Patients left to wait after hospital tech crash
DOCTORS and nurses across the state scrambled to switch to paper charts and patient waits blew out following the collapse of a new electronic medical record system in Queensland Health's latest bungle.
The department has now admitted its much-touted Integrated Electronic Medical Record (ieMR) system crashed at every one of the 14 hospitals using it for three hours on Tuesday afternoon after earlier playing down "intermittent login issues" caused by a "planned vendor upgrade".
Staff have complained of chaotic scenes and blown-out patient wait times as emergency department workers scrambled to switch back to paper charts to deal with the log-on and time-out errors that dominoed through their computer network.
Impacted hospitals included Queensland Children's Hospital, the Princess Alexandra and Queensland Elizabeth II (QEII) hospitals, and the Logan, Redland, Ipswich, Gold Coast University, Sunshine Coast University and Townsville hospitals.
It's the latest in a string of problems impacting Queensland Health's IT projects, with the a brand new $135 million hospital purchasing system, S/4HANA, causing havoc across public hospitals for weeks after its beleaguered launch in August.
One source at Redland Hospital said patients could not be properly triaged at emergency, there were delays identifying Category One and Two patients and wait times were blown out as doctors were forced to order scans through slower manual processes.
All the time, paramedics continued to offload patients, refusing to ramp, the source said.
"It's chaos here in ED. So unsafe," the source said on Tuesday night. "We don't know where the patients are located or who is looking after who."
The Courier-Mail has been told ieMR began to shut down incrementally from 1pm on Tuesday, with all computers knocked out by 3pm.
However, an email to all staff confirming the "major incident" wasn't sent until 5pm.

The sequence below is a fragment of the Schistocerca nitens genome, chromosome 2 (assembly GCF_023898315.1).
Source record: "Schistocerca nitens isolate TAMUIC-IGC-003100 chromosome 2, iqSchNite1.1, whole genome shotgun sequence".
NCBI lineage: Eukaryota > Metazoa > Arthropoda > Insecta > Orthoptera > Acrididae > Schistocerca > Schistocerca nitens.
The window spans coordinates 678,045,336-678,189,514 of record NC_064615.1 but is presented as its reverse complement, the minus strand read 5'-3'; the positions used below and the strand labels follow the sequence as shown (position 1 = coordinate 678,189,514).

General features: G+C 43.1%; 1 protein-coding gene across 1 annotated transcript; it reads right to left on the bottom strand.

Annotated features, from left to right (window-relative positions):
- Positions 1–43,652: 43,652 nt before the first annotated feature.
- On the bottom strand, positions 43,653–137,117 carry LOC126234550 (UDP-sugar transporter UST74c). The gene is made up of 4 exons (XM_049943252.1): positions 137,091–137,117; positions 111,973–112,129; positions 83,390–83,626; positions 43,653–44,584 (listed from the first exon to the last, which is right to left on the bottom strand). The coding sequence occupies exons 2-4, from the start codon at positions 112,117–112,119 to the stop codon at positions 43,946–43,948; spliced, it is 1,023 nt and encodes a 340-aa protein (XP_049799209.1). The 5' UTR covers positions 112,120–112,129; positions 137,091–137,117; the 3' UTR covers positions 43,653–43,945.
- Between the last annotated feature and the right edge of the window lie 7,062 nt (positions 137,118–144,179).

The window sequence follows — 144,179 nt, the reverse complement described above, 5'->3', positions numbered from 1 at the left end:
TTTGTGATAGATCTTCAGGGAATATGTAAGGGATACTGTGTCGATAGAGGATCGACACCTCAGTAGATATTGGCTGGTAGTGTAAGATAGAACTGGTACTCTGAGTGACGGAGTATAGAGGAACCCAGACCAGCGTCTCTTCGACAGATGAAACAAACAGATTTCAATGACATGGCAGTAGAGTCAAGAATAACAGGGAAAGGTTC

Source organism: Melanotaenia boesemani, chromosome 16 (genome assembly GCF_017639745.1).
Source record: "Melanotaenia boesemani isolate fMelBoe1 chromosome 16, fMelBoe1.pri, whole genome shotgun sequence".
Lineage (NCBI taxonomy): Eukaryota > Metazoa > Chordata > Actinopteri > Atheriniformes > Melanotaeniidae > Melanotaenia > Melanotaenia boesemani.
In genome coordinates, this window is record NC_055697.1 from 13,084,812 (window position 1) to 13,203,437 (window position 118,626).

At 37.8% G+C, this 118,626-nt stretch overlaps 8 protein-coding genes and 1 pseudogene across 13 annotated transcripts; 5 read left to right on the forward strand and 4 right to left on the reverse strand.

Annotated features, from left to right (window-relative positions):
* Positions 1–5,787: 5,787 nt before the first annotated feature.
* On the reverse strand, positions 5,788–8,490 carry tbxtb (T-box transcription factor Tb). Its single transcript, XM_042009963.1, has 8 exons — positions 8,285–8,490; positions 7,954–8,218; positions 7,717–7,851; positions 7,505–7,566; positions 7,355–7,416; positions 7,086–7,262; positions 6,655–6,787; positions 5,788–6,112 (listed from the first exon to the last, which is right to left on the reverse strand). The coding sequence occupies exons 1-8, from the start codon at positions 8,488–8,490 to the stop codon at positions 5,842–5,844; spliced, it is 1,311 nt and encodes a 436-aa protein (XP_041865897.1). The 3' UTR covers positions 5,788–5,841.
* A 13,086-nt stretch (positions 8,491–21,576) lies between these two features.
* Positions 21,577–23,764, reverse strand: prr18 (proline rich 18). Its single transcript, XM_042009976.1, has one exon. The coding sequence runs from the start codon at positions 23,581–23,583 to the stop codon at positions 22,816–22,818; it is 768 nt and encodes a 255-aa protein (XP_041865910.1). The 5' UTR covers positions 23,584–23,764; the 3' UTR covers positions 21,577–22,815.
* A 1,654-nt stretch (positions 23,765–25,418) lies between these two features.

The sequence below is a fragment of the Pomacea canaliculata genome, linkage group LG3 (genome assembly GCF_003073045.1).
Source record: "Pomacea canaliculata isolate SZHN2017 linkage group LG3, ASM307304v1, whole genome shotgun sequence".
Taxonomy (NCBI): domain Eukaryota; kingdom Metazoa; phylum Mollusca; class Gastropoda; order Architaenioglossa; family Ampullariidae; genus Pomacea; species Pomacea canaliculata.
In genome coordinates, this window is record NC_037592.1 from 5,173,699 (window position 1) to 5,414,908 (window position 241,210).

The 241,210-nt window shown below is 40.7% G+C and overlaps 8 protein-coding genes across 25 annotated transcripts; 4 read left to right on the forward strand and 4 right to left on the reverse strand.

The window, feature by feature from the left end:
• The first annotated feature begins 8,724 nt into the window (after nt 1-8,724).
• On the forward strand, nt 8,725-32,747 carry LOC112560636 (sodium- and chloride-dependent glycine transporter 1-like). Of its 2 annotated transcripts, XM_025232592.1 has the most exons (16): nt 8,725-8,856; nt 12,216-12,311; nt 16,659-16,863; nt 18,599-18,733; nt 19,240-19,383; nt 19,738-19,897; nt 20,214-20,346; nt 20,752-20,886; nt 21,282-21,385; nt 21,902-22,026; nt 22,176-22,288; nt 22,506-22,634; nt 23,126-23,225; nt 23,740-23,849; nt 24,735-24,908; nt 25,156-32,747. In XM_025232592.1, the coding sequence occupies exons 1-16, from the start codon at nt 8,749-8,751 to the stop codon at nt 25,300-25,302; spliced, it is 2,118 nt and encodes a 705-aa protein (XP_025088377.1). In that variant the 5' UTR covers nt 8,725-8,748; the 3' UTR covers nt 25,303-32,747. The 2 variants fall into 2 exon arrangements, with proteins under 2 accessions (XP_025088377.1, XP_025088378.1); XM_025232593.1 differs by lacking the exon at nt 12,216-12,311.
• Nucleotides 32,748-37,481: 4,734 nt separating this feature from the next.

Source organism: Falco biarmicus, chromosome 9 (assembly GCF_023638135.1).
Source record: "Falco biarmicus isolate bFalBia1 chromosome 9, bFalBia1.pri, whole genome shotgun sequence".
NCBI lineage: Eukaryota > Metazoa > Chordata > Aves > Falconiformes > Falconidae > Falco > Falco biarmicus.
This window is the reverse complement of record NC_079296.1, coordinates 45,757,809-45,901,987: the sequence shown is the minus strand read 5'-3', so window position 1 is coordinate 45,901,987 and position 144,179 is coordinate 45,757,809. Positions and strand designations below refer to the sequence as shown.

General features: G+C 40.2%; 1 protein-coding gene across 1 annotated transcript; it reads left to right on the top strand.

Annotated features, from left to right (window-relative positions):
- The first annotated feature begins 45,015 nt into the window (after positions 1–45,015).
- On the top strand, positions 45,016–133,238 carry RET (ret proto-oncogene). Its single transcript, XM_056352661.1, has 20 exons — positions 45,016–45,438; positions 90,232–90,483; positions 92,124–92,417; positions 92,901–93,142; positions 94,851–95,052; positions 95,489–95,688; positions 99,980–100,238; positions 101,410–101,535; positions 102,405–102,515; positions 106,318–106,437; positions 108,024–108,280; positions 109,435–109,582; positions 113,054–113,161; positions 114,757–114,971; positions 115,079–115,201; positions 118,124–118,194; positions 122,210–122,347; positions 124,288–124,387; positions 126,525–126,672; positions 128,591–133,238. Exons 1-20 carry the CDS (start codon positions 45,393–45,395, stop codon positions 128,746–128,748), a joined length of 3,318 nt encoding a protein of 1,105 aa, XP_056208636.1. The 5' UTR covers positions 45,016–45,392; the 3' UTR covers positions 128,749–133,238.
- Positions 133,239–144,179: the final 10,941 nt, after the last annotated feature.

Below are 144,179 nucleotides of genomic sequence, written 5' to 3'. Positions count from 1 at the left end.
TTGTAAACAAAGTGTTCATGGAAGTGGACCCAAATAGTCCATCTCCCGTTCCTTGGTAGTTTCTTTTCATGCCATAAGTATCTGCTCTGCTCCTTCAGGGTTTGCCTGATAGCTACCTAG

It's understood issues were resolved shortly after 6pm.
Queensland Health has refused to answer questions on how a scheduled "planned vendor upgrade" managed to take out the network for three hours, nor whether any investigation has been launched to ensure it doesn't happen again.
It also did not comment on staff concerns that the situation had led to chaos.
Instead, a statement said: "Standard contingency plans were enacted and this ensured there was no impact on patient safety during this time."
"Queenslanders can trust that we have robust protocols in place to ensure our contingency and risk procedures work."
Opposition health spokeswoman Ros Bates said it was more evidence the project needed to be stopped.
"Doctors have warned these digital failures are putting patient care at risk," she said.
"Labor need to stop the cover-up and be honest with Queenslanders about how severe and widespread the IT debacle is.
"These stuff-ups shouldn't happen in Queensland."
The ieMR rollout to Metro North and Darling Downs hospital and health services - which include The Prince Charles and Royal Brisbane and Women's hospitals - has been delayed until 2021 following a review of a Queensland Audit Office report into the digital hospital system.